“A merry Christmas, Bob! Said Scrooge, with an earnestness that could not be mistaken…I’ll raise your salary, and endeavour to assist your struggling family, and we will discuss your affairs this very afternoon, over a Christmas bowl of smoking bishop, Bob!…”
...so says the reformed Scrooge to Bob Cratchit at the end of Charles Dickens' A Christmas Carol, but did you ever wonder what Smoking Bishop was?
It's a warm mulled wine and port drink, sometimes known simply as 'Bishop', that was especially popular in Victorian times. It's exact origins are obscure - Jonathan Swift mentions it in a poem in the late 1600s - but the name seems to have arisen from when church dignitaries were served spiced wine during visits, from the shape of the traditional punch bowl it was served in, shaped like a Bishop's Mitre, or possibly even the colour of a Bishop's robes.
|Scrooge and Bob Cratchit sharing a glass of Smoking Bishop|
Smoking Archbisop - made with claret
Smoking Beadle - made with ginger wine and raisins
Smoking Cardinal - made with Champagne
Smoking Pope - made with burgundy
Here's an original 1836 recipe from 'Tales of the Table, Kitchen, and Larder’, By Dick Humelbergius Secundus:
RECEIPT, OR RECIPE, TO MAKE BISHOP.Make several incisions into the rind of a lemon; stick cloves in these incisions, and roast the said lemon by the fire. Put small but equal quantities of cinnamon, mace, cloves, and allspice, and a race of ginger, into a saucepan, with half a pint of water; let it boil until it be reduced one half. Boil one bottle of port wine ; burn a portion of the spirit out of it, by applying a lighted taper to the saucepan which contains it. Put the roasted lemons and spice into the wine; stir it up well, and let it stand near the fire ten minutes. Rub a few nobs of sugar on the rind of a lemon; put the sugar into a bowl or jug, with the juice of half a lemon, (not roasted) pour the wine upon it, sweeten it to your taste, and serve it up with the lemon and spice floating in it.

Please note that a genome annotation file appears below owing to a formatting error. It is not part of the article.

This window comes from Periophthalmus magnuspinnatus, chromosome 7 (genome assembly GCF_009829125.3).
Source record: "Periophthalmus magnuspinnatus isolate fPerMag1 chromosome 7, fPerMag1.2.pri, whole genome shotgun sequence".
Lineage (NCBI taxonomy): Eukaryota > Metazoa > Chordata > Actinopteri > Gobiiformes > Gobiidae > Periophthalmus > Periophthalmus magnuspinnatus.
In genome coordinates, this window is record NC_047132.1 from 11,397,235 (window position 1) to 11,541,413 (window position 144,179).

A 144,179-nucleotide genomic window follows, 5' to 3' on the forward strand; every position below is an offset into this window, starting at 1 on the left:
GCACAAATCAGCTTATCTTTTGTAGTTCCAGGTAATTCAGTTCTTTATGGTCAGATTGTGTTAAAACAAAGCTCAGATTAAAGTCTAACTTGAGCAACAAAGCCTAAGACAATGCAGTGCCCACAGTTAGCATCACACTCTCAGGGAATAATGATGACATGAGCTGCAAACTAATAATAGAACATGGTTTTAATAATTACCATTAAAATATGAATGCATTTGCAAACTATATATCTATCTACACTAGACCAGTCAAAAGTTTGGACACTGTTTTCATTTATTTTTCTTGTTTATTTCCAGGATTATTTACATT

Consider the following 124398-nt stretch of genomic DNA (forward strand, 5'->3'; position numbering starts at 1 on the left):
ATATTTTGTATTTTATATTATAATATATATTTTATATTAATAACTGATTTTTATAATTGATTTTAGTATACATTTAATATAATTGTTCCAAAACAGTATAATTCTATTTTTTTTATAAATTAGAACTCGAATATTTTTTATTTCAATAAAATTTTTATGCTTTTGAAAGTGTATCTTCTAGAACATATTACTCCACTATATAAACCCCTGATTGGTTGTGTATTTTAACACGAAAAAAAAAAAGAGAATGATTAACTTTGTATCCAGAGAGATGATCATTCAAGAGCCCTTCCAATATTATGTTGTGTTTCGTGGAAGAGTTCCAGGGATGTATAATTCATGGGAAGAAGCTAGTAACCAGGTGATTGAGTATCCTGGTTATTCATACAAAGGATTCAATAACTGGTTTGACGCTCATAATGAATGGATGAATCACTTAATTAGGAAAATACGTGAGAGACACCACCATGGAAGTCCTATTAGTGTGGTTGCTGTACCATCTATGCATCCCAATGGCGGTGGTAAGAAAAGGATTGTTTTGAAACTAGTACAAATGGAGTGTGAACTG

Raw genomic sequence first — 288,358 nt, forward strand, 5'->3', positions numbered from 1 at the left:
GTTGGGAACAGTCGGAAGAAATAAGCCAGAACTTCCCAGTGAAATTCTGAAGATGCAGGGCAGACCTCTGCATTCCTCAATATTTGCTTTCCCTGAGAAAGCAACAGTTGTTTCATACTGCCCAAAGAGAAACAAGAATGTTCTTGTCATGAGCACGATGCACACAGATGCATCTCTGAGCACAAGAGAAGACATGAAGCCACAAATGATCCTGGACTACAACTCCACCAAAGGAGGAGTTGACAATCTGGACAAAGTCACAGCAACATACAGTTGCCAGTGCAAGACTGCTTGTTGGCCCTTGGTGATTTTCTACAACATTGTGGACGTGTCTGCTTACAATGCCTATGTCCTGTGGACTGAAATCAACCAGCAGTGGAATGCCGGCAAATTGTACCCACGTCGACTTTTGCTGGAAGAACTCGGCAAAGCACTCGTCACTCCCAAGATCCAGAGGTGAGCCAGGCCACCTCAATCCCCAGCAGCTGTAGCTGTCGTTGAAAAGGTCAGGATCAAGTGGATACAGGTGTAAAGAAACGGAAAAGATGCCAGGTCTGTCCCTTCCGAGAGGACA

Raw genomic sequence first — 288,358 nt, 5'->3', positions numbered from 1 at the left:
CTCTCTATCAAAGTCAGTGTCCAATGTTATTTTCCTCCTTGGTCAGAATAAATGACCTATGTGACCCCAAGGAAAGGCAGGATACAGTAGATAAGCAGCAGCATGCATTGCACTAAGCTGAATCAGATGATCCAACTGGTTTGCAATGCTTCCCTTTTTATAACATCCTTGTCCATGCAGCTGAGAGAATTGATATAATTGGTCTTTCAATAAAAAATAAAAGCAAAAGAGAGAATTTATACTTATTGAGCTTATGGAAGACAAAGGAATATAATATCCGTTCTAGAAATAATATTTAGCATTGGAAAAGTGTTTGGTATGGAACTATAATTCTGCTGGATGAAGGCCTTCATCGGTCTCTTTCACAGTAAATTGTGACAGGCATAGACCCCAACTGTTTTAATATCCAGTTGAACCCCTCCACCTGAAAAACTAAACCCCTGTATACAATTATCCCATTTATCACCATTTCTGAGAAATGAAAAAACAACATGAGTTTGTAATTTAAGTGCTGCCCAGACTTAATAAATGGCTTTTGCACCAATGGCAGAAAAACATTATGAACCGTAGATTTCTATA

Oranges, although not used in bishop, at Oxford, are, as will appear by the following lines, written by Swift [in the late 1600s] sometimes introduced into that beverage :—
Well roasted, with sugar and wine in a cup,
They’ll make a sweet bishop when gentlefolks sup.”
When this is put upon the table, there are few, we imagine, who would be found to say, “Nolo episcopari,” not even the Bishop of London himself.
Eliza Acton's 1845 recipe from her Modern Cookery is similar but she recommends using oranges...
by applying a lighted paper to the saucepan.
Put the roasted lemons and spice into the wine; stir it up well, and let it stand near the fire ten minutes. Rub a few knobs of sugar on the rind of a lemon, put the sugar into a bowl or jug, with the juice of half a lemon (not roasted), pour the wine into it, grate in some nutmeg, sweeten it to your taste, and serve it up with the lemon and spice floating in it.”
* A Seville orange stuck with cloves, to many tastes imparts a finer flavour than the lemon.
|Mitre-shaped punchbowl, from Eliza Acton's Modern Cookery|
And here's a modern version which will serve around 10 people - great for entertaining!
Did you know that the first Christmas cards were sent by Sir Henry Cole, director of the Victoria and Albert Museum, in 1843. He wanted to remind his friends that they should give to charity at Christmas but didn't have the time to sit down and write letters to them all, so he commissioned painter John Collcott Horsley to create a design that he could have printed.
Now, in the UK, we send more than 700 million Christmas cards a year!
|Sir Henry Cole's first Christmas card|
|Christmas Card, printed in Germany and sent from Pittsburg, |
Pennsylvania to Beaver County, PA in 1909
|Card posted in Detroit , Michigan to an address in
Fort Street, Detroit in Dec 1911. Another card that was printed in
(early 20th century card images courtesy of Lindsay/C19)
And that's it - no time for more posts in 2012 as I have to get on with making some Smoking Bishop! :D
Merry Christmas to all and a Happy and Healthy 2013!